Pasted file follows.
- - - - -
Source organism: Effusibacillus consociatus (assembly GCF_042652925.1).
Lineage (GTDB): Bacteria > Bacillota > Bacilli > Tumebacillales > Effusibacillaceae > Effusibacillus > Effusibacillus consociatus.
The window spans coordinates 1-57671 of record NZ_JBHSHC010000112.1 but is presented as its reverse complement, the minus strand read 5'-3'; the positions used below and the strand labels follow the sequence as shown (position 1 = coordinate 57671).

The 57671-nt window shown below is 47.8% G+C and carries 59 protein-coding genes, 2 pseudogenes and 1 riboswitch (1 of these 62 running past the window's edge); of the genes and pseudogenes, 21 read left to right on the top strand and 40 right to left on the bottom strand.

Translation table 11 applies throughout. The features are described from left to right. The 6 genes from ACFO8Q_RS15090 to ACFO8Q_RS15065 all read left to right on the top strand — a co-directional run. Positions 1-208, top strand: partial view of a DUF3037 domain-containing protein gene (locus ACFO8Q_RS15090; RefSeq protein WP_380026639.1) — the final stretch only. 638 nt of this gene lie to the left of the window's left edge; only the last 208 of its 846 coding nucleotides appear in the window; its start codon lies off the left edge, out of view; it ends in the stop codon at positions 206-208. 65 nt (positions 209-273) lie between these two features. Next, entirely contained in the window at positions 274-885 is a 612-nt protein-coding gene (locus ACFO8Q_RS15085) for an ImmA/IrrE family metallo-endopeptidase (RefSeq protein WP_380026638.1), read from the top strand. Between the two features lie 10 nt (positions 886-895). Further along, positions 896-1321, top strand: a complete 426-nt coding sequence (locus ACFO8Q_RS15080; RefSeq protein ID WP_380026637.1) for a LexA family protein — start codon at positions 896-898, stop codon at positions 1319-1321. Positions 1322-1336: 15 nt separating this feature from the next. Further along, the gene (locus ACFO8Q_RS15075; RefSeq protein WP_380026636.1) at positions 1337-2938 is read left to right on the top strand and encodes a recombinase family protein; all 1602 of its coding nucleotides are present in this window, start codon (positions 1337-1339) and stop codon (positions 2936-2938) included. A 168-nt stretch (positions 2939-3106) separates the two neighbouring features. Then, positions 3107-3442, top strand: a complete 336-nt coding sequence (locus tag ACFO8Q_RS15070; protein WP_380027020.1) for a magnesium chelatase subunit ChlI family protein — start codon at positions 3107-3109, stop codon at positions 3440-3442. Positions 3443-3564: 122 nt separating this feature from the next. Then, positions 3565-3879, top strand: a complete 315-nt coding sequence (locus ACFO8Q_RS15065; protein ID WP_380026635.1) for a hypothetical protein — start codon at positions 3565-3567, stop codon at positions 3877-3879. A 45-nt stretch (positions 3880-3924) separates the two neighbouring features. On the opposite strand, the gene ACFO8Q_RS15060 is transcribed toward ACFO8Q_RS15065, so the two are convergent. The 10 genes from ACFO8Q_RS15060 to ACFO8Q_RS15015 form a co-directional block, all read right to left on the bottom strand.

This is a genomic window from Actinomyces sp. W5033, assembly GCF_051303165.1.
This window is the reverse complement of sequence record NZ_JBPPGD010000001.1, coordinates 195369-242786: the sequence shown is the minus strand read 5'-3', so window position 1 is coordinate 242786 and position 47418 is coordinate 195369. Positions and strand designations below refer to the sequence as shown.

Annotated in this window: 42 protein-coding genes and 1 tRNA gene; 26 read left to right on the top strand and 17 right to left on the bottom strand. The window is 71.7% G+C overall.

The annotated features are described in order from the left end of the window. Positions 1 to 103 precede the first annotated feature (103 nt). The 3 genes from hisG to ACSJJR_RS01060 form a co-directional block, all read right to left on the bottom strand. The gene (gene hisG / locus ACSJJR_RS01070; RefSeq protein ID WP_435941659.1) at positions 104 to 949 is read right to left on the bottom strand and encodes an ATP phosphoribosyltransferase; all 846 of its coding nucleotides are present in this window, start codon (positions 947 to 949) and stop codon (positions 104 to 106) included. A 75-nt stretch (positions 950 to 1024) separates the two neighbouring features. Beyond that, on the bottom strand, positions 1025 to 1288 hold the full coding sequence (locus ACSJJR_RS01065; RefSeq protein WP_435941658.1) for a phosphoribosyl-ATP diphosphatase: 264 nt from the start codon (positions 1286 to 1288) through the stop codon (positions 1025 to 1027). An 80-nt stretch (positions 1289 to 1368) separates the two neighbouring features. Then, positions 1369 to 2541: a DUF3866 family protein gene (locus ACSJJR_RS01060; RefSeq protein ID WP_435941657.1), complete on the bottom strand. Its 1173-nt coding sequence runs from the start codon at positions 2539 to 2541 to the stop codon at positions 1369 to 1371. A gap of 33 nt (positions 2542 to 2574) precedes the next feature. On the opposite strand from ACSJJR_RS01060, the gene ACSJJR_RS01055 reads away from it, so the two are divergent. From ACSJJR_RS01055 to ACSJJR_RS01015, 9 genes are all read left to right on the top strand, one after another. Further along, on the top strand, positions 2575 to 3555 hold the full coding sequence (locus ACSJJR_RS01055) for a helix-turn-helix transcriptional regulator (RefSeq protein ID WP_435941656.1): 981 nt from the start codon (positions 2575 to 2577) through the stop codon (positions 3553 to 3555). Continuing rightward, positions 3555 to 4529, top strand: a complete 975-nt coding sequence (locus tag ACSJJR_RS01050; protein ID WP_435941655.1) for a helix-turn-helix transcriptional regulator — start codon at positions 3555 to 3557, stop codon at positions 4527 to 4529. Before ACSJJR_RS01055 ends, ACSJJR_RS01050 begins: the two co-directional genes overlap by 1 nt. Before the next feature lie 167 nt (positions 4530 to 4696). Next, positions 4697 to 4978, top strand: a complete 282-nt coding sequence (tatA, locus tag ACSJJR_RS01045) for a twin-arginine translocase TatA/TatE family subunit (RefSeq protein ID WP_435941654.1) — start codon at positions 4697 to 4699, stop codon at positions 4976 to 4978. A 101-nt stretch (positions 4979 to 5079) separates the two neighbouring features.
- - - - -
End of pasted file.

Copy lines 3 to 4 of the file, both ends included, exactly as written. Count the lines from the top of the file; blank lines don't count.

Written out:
The window spans coordinates 1-57671 of record NZ_JBHSHC010000112.1 but is presented as its reverse complement, the minus strand read 5'-3'; the positions used below and the strand labels follow the sequence as shown (position 1 = coordinate 57671).

The 57671-nt window shown below is 47.8% G+C and carries 59 protein-coding genes, 2 pseudogenes and 1 riboswitch (1 of these 62 running past the window's edge); of the genes and pseudogenes, 21 read left to right on the top strand and 40 right to left on the bottom strand.